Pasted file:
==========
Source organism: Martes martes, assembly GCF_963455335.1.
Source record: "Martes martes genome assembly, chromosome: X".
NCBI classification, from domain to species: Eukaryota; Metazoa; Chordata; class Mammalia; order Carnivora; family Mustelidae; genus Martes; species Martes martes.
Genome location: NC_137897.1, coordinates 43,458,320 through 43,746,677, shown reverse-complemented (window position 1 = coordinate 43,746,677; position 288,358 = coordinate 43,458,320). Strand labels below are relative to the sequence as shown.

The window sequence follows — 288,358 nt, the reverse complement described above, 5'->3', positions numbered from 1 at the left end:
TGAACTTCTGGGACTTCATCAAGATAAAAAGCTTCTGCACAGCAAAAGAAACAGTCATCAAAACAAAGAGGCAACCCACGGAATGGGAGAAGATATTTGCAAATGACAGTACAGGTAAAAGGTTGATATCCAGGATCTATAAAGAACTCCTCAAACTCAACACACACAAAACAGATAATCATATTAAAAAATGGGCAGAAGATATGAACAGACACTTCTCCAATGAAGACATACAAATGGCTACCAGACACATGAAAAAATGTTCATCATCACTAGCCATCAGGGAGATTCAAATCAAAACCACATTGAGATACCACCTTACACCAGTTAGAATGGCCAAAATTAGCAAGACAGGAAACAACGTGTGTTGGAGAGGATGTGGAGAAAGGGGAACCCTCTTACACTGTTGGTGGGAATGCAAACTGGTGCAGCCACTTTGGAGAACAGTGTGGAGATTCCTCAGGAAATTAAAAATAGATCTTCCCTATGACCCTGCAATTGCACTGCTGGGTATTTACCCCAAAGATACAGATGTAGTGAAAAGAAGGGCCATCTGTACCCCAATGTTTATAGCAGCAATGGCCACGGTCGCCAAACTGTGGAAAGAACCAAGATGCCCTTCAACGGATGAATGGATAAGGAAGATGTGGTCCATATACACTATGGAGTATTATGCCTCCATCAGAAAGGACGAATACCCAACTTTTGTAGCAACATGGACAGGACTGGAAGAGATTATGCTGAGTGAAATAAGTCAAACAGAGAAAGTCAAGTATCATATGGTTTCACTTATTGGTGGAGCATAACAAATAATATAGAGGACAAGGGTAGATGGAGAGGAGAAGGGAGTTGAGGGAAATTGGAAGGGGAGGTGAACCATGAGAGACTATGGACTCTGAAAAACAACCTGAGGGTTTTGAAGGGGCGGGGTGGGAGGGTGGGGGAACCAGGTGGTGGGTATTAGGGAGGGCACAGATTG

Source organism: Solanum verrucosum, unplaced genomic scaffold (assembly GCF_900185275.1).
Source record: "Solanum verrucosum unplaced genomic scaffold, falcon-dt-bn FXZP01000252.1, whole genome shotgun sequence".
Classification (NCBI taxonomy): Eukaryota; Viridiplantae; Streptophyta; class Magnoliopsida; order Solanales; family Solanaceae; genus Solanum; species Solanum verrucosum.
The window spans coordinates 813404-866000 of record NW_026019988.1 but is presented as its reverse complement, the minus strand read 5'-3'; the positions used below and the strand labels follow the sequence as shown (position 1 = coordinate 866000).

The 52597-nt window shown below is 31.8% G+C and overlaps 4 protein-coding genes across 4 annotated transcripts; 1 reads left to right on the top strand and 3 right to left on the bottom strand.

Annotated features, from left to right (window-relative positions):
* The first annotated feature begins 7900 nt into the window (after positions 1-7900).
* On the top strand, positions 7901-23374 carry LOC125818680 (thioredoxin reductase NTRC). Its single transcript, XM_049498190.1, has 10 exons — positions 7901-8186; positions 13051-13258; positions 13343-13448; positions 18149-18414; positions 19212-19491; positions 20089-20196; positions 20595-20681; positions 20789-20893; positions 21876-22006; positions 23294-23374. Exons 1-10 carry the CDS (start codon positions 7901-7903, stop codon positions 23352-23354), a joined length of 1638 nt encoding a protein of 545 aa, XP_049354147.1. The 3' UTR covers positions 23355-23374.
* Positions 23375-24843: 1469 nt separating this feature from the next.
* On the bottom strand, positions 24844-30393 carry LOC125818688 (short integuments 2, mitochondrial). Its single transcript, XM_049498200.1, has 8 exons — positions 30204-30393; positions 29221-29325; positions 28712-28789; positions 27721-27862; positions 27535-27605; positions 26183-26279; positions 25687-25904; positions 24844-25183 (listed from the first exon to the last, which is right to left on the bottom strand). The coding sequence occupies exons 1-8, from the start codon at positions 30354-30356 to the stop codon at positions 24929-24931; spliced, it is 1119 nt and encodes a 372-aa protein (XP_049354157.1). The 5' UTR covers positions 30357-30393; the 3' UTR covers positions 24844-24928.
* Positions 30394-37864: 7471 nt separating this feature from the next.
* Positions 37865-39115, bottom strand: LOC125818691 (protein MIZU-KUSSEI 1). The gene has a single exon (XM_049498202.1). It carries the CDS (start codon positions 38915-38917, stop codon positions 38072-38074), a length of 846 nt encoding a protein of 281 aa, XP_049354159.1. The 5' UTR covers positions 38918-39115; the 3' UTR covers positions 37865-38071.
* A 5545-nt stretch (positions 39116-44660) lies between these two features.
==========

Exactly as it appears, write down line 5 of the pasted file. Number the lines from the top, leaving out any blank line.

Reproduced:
The window sequence follows — 288,358 nt, the reverse complement described above, 5'->3', positions numbered from 1 at the left end: